Facebook. Don’t even pretend that you’re not into it. Several hours of your week are probably dedicated to wasting time on this ridiculous, yet somehow simultaneously amazing, networking system. And it’s not just stalking friends or reading updates about how “Jen is currently eating homemade coleslaw while wearing her new underwear.“
Admit it: Every aspect of Facebook has you sucked in. You now know the last name, relationship status and hometown of every one of your friends‘ friends. You can also sleep easily at night knowing which city you should live in, what your kissing style is and what campus bathroom you are. I’m the bathroom in Giedt Hall, by the way.
But are you as tuned in when it comes to more serious matters that surround our beloved Facebook? Case in point – last week Facebook allowed users to vote on new Terms of Service (TOS). This document included a few additions, including section 4.3 which states: “You will not use Facebook if you are located in a country embargoed by the U.S., or are on the U.S. Treasury Department’s list of Specially Designated Nationals.” I’ll admit that I don’t see the latter half of that statement needing to be enforced. How likely is it that the Islamic Jihad for the Liberation of Palestine will want to start a Facebook group? But I guess I shouldn’t be making assumptions since my friends‘ mothers started friending me.
Anyway, what really has people up in arms is the first half of that statement. This bans users from Facebook for the act of simply being from a certain country. These aren’t people who have committed crimes or somehow violated Facebook TOS in the past; their only fault is being from a country that the U.S. just really isn’t that fond of right now. According to the new TOS, users from Iran, Sudan, Myanmar, Cuba, North Korea and Syria will no longer have access to Facebook. This ban is sandwiched between the restrictions for users younger than 13 and sex offenders – as if the offense of being from a foreign country is less than being a preteen, but greater than touching little children.
Suzie McCarthy is the creator of “Users United in Support of Global Accessibility to Facebook,” a group protesting the enforcement of section 4.3 of the new TOS. A graduate student studying Comparative Politics at NYU, the injustice of section 4.3 caught her eye the minute she read it.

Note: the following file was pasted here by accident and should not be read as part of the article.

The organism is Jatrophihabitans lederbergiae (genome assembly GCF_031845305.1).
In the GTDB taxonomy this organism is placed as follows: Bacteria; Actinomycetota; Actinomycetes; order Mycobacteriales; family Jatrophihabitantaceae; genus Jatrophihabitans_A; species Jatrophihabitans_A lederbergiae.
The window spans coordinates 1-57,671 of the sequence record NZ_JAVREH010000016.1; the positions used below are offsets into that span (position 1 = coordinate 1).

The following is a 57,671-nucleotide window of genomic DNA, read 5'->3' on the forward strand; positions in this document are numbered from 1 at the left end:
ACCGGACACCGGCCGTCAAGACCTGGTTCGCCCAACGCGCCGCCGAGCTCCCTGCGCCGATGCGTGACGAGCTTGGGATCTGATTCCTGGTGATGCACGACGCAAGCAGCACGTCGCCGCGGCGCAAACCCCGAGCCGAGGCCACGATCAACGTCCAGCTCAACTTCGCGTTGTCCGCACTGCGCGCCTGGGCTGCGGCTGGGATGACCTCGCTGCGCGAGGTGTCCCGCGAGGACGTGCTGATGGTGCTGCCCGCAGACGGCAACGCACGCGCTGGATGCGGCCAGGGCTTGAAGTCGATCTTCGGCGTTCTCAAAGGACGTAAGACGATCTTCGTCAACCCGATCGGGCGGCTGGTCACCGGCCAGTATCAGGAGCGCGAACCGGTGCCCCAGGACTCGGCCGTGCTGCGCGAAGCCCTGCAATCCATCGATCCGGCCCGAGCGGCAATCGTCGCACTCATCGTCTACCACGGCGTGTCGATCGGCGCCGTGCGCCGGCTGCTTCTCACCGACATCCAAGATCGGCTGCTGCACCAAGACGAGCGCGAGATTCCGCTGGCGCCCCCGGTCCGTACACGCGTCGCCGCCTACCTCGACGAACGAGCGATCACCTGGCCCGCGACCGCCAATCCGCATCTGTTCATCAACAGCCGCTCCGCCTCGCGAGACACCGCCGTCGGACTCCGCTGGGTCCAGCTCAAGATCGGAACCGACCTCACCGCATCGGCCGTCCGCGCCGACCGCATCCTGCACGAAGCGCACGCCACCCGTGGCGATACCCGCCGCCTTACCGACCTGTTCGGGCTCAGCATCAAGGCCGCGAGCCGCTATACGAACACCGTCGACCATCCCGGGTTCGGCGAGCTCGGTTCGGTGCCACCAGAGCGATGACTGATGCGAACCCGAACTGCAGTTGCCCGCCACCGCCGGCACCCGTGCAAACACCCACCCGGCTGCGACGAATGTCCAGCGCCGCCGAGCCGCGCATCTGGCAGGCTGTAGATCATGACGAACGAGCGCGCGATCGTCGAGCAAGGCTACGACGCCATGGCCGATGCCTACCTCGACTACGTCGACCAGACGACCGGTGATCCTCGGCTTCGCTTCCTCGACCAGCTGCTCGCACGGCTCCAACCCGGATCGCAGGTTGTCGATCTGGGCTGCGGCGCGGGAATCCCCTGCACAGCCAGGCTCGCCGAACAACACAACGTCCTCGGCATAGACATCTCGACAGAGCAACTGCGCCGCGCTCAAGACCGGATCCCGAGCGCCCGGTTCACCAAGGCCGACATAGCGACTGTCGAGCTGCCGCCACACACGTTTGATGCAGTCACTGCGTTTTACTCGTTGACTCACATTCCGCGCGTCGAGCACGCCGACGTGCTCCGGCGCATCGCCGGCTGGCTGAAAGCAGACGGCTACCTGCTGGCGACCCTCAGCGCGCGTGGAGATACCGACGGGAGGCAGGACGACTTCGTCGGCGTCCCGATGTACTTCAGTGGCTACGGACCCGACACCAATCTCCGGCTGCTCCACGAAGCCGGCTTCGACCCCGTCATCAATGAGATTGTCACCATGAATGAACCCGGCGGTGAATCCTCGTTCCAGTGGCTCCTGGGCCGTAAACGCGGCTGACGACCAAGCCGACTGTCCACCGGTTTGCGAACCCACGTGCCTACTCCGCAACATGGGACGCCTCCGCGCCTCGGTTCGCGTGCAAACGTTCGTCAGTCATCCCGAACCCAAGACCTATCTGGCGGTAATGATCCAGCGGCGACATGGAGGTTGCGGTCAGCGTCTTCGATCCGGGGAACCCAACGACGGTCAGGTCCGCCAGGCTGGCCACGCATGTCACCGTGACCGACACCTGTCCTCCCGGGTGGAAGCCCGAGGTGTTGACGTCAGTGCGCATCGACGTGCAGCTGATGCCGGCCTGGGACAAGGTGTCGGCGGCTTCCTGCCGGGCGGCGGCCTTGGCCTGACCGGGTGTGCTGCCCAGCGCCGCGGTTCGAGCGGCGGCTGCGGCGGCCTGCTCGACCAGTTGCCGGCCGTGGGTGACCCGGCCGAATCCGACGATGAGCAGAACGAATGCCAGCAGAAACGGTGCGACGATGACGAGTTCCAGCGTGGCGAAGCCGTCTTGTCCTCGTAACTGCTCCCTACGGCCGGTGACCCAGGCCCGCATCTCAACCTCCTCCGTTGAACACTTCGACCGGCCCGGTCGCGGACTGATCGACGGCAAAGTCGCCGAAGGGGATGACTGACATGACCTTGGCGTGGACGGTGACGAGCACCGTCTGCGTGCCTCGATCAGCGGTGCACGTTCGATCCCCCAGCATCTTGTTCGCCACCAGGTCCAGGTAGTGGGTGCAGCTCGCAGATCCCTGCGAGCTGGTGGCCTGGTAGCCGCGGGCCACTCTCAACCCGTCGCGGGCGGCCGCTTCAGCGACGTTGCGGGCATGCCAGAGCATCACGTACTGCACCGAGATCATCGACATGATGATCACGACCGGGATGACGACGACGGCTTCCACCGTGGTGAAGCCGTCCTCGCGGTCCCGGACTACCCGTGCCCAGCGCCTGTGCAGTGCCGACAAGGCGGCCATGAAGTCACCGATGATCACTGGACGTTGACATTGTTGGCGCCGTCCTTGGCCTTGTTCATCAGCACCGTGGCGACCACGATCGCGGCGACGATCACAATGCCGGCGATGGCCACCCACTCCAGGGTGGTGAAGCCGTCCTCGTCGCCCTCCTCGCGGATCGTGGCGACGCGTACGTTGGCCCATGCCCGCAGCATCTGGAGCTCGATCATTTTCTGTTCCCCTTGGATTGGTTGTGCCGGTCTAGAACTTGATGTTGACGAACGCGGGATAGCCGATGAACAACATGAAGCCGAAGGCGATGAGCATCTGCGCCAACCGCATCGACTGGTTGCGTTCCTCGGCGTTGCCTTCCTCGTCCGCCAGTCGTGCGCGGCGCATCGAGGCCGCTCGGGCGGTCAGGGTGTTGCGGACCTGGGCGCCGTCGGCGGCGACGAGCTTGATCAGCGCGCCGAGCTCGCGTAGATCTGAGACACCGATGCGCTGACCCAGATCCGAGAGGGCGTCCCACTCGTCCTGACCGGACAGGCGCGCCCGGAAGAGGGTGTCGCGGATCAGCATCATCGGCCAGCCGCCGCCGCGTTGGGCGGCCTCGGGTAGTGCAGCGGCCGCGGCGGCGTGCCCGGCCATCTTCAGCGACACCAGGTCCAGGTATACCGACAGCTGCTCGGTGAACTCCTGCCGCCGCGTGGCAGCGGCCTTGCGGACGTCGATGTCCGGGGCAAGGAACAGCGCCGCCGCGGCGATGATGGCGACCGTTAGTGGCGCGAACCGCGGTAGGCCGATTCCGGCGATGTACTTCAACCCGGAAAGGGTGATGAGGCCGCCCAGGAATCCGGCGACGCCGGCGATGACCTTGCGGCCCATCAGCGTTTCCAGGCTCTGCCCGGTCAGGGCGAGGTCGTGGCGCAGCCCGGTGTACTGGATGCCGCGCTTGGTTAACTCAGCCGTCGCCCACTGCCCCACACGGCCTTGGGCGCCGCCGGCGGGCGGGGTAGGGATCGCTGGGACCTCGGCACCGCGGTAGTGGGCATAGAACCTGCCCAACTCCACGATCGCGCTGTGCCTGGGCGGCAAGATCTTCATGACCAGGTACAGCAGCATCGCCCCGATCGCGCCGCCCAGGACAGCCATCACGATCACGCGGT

“Internet global networking allows for the possibility of reaching past the agendas of our various home states to connect with each other.” Suzie is concerned, as many others are, that with the new TOS a valuable means of communication with relatives and friends will be lost. Ironic since Facebook states that its mission is “to make the world more open and connected.“
Suzie is not the only one interested in this issue. Her Facebook group has grown to over 500 users, with other similar groups boasting thousands. Unfortunately for the members of these groups (many of whom are users from the aforementioned countries), the voting ended last week with an alarming number of users for the new TOS.
So, why haven’t we noticed a significant decrease in Facebook users over the past few days? According to a spokesperson, Facebook will continue to allow users from embargoed countries to have accounts as long as they aren’t engaging in commercial activities on the site.
Suzie’s new mission is stated proudly on her Facebook group’s main page: “We must make sure they never enforce an inch/centimeter of clause 4.3! Facebook must remain a networking tool allowing for the free exchange of ideas across national boundaries without linkage to a particular government or cause.“
I don’t know about you, but that sounds like a pretty good idea to me.
DANIELLE RAMIREZ thinks that everyone should check out “Users United in Support of Global Accessibility to Facebook.” To let her know your opinion of the new TOS, e-mail her at firstname.lastname@example.org.